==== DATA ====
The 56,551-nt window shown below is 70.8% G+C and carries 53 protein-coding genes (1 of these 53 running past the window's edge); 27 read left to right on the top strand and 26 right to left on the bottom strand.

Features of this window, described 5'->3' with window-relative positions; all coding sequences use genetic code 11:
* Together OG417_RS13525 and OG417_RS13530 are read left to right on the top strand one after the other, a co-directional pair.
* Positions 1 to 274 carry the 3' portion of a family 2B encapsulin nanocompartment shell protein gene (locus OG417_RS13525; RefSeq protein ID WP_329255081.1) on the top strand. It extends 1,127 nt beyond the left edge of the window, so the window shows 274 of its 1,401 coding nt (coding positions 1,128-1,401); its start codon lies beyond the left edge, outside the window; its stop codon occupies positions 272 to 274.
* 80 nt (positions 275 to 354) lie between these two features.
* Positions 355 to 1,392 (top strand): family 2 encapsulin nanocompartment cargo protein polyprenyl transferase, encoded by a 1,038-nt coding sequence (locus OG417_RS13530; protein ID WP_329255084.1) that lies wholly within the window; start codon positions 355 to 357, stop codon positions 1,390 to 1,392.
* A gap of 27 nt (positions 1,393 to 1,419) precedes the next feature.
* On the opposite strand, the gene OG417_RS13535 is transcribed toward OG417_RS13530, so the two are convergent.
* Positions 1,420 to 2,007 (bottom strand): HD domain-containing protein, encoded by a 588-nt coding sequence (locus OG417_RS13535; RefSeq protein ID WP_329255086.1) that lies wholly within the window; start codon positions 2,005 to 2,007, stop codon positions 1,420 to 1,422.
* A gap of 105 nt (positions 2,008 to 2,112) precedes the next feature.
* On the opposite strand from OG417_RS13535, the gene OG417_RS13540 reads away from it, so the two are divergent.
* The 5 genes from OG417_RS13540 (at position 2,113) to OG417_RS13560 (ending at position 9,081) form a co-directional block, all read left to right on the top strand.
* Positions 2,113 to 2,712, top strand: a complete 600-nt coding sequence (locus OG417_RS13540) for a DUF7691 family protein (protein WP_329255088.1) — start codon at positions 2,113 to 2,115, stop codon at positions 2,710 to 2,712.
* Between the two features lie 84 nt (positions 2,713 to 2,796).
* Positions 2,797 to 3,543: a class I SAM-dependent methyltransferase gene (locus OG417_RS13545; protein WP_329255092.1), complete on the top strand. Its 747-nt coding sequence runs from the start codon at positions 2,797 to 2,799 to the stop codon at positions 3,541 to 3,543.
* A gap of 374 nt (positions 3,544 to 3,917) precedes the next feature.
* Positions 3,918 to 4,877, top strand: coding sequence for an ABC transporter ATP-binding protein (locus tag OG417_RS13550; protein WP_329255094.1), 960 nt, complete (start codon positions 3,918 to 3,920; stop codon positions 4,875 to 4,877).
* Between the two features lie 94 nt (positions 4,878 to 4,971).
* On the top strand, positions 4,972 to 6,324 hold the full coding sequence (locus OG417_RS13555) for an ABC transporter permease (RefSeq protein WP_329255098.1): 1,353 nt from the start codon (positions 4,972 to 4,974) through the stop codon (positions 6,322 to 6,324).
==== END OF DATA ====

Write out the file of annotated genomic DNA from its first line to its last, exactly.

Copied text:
The 56,551-nt window shown below is 70.8% G+C and carries 53 protein-coding genes (1 of these 53 running past the window's edge); 27 read left to right on the top strand and 26 right to left on the bottom strand.

Features of this window, described 5'->3' with window-relative positions; all coding sequences use genetic code 11:
* Together OG417_RS13525 and OG417_RS13530 are read left to right on the top strand one after the other, a co-directional pair.
* Positions 1 to 274 carry the 3' portion of a family 2B encapsulin nanocompartment shell protein gene (locus OG417_RS13525; RefSeq protein ID WP_329255081.1) on the top strand. It extends 1,127 nt beyond the left edge of the window, so the window shows 274 of its 1,401 coding nt (coding positions 1,128-1,401); its start codon lies beyond the left edge, outside the window; its stop codon occupies positions 272 to 274.
* 80 nt (positions 275 to 354) lie between these two features.
* Positions 355 to 1,392 (top strand): family 2 encapsulin nanocompartment cargo protein polyprenyl transferase, encoded by a 1,038-nt coding sequence (locus OG417_RS13530; protein ID WP_329255084.1) that lies wholly within the window; start codon positions 355 to 357, stop codon positions 1,390 to 1,392.
* A gap of 27 nt (positions 1,393 to 1,419) precedes the next feature.
* On the opposite strand, the gene OG417_RS13535 is transcribed toward OG417_RS13530, so the two are convergent.
* Positions 1,420 to 2,007 (bottom strand): HD domain-containing protein, encoded by a 588-nt coding sequence (locus OG417_RS13535; RefSeq protein ID WP_329255086.1) that lies wholly within the window; start codon positions 2,005 to 2,007, stop codon positions 1,420 to 1,422.
* A gap of 105 nt (positions 2,008 to 2,112) precedes the next feature.
* On the opposite strand from OG417_RS13535, the gene OG417_RS13540 reads away from it, so the two are divergent.
* The 5 genes from OG417_RS13540 (at position 2,113) to OG417_RS13560 (ending at position 9,081) form a co-directional block, all read left to right on the top strand.
* Positions 2,113 to 2,712, top strand: a complete 600-nt coding sequence (locus OG417_RS13540) for a DUF7691 family protein (protein WP_329255088.1) — start codon at positions 2,113 to 2,115, stop codon at positions 2,710 to 2,712.
* Between the two features lie 84 nt (positions 2,713 to 2,796).
* Positions 2,797 to 3,543: a class I SAM-dependent methyltransferase gene (locus OG417_RS13545; protein WP_329255092.1), complete on the top strand. Its 747-nt coding sequence runs from the start codon at positions 2,797 to 2,799 to the stop codon at positions 3,541 to 3,543.
* A gap of 374 nt (positions 3,544 to 3,917) precedes the next feature.
* Positions 3,918 to 4,877, top strand: coding sequence for an ABC transporter ATP-binding protein (locus tag OG417_RS13550; protein WP_329255094.1), 960 nt, complete (start codon positions 3,918 to 3,920; stop codon positions 4,875 to 4,877).
* Between the two features lie 94 nt (positions 4,878 to 4,971).
* On the top strand, positions 4,972 to 6,324 hold the full coding sequence (locus OG417_RS13555) for an ABC transporter permease (RefSeq protein WP_329255098.1): 1,353 nt from the start codon (positions 4,972 to 4,974) through the stop codon (positions 6,322 to 6,324).